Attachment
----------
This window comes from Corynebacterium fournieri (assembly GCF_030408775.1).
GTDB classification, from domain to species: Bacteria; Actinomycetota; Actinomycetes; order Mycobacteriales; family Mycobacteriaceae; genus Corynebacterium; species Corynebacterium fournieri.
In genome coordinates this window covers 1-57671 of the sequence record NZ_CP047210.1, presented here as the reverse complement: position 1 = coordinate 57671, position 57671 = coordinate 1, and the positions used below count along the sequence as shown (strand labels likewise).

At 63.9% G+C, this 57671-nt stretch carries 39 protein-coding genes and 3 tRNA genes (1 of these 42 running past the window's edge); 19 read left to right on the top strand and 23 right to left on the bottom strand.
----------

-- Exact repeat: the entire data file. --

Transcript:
This window comes from Corynebacterium fournieri (assembly GCF_030408775.1).
GTDB classification, from domain to species: Bacteria; Actinomycetota; Actinomycetes; order Mycobacteriales; family Mycobacteriaceae; genus Corynebacterium; species Corynebacterium fournieri.
In genome coordinates this window covers 1-57671 of the sequence record NZ_CP047210.1, presented here as the reverse complement: position 1 = coordinate 57671, position 57671 = coordinate 1, and the positions used below count along the sequence as shown (strand labels likewise).

At 63.9% G+C, this 57671-nt stretch carries 39 protein-coding genes and 3 tRNA genes (1 of these 42 running past the window's edge); 19 read left to right on the top strand and 23 right to left on the bottom strand.